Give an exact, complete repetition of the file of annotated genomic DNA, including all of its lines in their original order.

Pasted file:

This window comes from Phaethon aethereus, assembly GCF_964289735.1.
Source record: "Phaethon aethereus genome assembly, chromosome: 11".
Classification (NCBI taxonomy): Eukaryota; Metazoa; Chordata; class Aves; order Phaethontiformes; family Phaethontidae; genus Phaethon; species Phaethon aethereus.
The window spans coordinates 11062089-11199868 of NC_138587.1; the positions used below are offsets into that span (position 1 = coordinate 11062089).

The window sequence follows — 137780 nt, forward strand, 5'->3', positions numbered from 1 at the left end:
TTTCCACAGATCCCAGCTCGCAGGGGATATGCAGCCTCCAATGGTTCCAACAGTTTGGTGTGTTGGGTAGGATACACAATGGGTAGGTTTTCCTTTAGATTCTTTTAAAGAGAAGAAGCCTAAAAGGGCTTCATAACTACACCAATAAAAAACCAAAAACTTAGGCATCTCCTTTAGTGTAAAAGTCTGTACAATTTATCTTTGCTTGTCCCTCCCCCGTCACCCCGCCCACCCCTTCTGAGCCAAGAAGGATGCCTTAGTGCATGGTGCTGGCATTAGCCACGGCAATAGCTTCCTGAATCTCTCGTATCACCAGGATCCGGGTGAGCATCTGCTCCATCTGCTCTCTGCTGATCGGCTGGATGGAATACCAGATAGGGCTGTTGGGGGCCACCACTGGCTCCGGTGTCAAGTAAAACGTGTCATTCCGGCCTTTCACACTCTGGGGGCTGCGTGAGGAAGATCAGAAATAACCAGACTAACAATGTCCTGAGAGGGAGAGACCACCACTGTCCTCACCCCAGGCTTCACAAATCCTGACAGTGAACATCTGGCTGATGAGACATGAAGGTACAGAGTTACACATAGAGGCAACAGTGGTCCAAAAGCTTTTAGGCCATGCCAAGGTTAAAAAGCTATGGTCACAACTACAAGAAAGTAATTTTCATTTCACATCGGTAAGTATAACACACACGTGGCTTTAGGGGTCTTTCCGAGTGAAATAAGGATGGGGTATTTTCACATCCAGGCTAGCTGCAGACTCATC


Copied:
This window comes from Phaethon aethereus, assembly GCF_964289735.1.
Source record: "Phaethon aethereus genome assembly, chromosome: 11".
Classification (NCBI taxonomy): Eukaryota; Metazoa; Chordata; class Aves; order Phaethontiformes; family Phaethontidae; genus Phaethon; species Phaethon aethereus.
The window spans coordinates 11062089-11199868 of NC_138587.1; the positions used below are offsets into that span (position 1 = coordinate 11062089).

The window sequence follows — 137780 nt, forward strand, 5'->3', positions numbered from 1 at the left end:
TTTCCACAGATCCCAGCTCGCAGGGGATATGCAGCCTCCAATGGTTCCAACAGTTTGGTGTGTTGGGTAGGATACACAATGGGTAGGTTTTCCTTTAGATTCTTTTAAAGAGAAGAAGCCTAAAAGGGCTTCATAACTACACCAATAAAAAACCAAAAACTTAGGCATCTCCTTTAGTGTAAAAGTCTGTACAATTTATCTTTGCTTGTCCCTCCCCCGTCACCCCGCCCACCCCTTCTGAGCCAAGAAGGATGCCTTAGTGCATGGTGCTGGCATTAGCCACGGCAATAGCTTCCTGAATCTCTCGTATCACCAGGATCCGGGTGAGCATCTGCTCCATCTGCTCTCTGCTGATCGGCTGGATGGAATACCAGATAGGGCTGTTGGGGGCCACCACTGGCTCCGGTGTCAAGTAAAACGTGTCATTCCGGCCTTTCACACTCTGGGGGCTGCGTGAGGAAGATCAGAAATAACCAGACTAACAATGTCCTGAGAGGGAGAGACCACCACTGTCCTCACCCCAGGCTTCACAAATCCTGACAGTGAACATCTGGCTGATGAGACATGAAGGTACAGAGTTACACATAGAGGCAACAGTGGTCCAAAAGCTTTTAGGCCATGCCAAGGTTAAAAAGCTATGGTCACAACTACAAGAAAGTAATTTTCATTTCACATCGGTAAGTATAACACACACGTGGCTTTAGGGGTCTTTCCGAGTGAAATAAGGATGGGGTATTTTCACATCCAGGCTAGCTGCAGACTCATC